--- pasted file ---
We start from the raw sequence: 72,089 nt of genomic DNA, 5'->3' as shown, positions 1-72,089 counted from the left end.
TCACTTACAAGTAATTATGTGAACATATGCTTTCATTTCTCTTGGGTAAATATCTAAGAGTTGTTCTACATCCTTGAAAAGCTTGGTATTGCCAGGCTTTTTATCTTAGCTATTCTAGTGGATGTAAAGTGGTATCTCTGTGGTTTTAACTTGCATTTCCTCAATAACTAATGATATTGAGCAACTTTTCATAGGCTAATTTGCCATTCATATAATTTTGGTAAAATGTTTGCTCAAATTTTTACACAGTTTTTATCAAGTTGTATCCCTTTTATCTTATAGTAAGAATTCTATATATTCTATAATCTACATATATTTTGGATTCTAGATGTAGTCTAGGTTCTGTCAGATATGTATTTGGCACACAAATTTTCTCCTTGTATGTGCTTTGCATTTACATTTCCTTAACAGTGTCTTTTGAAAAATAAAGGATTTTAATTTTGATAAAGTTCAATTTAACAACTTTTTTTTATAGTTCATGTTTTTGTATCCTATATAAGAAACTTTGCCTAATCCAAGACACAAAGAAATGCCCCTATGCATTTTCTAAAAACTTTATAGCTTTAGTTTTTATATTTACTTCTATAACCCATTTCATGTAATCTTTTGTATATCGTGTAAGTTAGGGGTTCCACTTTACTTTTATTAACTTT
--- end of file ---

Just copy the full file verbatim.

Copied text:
We start from the raw sequence: 72,089 nt of genomic DNA, 5'->3' as shown, positions 1-72,089 counted from the left end.
TCACTTACAAGTAATTATGTGAACATATGCTTTCATTTCTCTTGGGTAAATATCTAAGAGTTGTTCTACATCCTTGAAAAGCTTGGTATTGCCAGGCTTTTTATCTTAGCTATTCTAGTGGATGTAAAGTGGTATCTCTGTGGTTTTAACTTGCATTTCCTCAATAACTAATGATATTGAGCAACTTTTCATAGGCTAATTTGCCATTCATATAATTTTGGTAAAATGTTTGCTCAAATTTTTACACAGTTTTTATCAAGTTGTATCCCTTTTATCTTATAGTAAGAATTCTATATATTCTATAATCTACATATATTTTGGATTCTAGATGTAGTCTAGGTTCTGTCAGATATGTATTTGGCACACAAATTTTCTCCTTGTATGTGCTTTGCATTTACATTTCCTTAACAGTGTCTTTTGAAAAATAAAGGATTTTAATTTTGATAAAGTTCAATTTAACAACTTTTTTTTATAGTTCATGTTTTTGTATCCTATATAAGAAACTTTGCCTAATCCAAGACACAAAGAAATGCCCCTATGCATTTTCTAAAAACTTTATAGCTTTAGTTTTTATATTTACTTCTATAACCCATTTCATGTAATCTTTTGTATATCGTGTAAGTTAGGGGTTCCACTTTACTTTTATTAACTTT